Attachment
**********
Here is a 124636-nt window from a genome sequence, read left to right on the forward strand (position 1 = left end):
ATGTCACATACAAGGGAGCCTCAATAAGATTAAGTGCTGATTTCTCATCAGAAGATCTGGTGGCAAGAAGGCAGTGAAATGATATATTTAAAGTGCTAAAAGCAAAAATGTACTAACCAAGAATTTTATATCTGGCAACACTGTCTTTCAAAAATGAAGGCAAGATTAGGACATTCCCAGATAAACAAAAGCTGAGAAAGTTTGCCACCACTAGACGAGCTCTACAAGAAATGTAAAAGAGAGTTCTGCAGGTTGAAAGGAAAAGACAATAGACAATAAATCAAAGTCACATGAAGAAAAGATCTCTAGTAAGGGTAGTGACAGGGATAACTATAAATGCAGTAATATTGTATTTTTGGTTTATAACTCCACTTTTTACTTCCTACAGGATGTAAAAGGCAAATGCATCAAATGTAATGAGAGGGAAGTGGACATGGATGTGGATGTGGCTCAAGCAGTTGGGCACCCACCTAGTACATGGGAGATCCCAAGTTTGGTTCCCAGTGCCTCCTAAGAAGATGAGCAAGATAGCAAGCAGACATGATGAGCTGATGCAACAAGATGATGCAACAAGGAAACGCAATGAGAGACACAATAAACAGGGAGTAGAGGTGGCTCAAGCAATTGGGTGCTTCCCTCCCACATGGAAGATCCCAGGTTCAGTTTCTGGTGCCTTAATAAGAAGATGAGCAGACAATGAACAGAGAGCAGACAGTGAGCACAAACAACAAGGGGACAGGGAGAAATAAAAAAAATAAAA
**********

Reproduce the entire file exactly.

Here is a 124636-nt window from a genome sequence, read left to right on the forward strand (position 1 = left end):
ATGTCACATACAAGGGAGCCTCAATAAGATTAAGTGCTGATTTCTCATCAGAAGATCTGGTGGCAAGAAGGCAGTGAAATGATATATTTAAAGTGCTAAAAGCAAAAATGTACTAACCAAGAATTTTATATCTGGCAACACTGTCTTTCAAAAATGAAGGCAAGATTAGGACATTCCCAGATAAACAAAAGCTGAGAAAGTTTGCCACCACTAGACGAGCTCTACAAGAAATGTAAAAGAGAGTTCTGCAGGTTGAAAGGAAAAGACAATAGACAATAAATCAAAGTCACATGAAGAAAAGATCTCTAGTAAGGGTAGTGACAGGGATAACTATAAATGCAGTAATATTGTATTTTTGGTTTATAACTCCACTTTTTACTTCCTACAGGATGTAAAAGGCAAATGCATCAAATGTAATGAGAGGGAAGTGGACATGGATGTGGATGTGGCTCAAGCAGTTGGGCACCCACCTAGTACATGGGAGATCCCAAGTTTGGTTCCCAGTGCCTCCTAAGAAGATGAGCAAGATAGCAAGCAGACATGATGAGCTGATGCAACAAGATGATGCAACAAGGAAACGCAATGAGAGACACAATAAACAGGGAGTAGAGGTGGCTCAAGCAATTGGGTGCTTCCCTCCCACATGGAAGATCCCAGGTTCAGTTTCTGGTGCCTTAATAAGAAGATGAGCAGACAATGAACAGAGAGCAGACAGTGAGCACAAACAACAAGGGGACAGGGAGAAATAAAAAAAATAAAA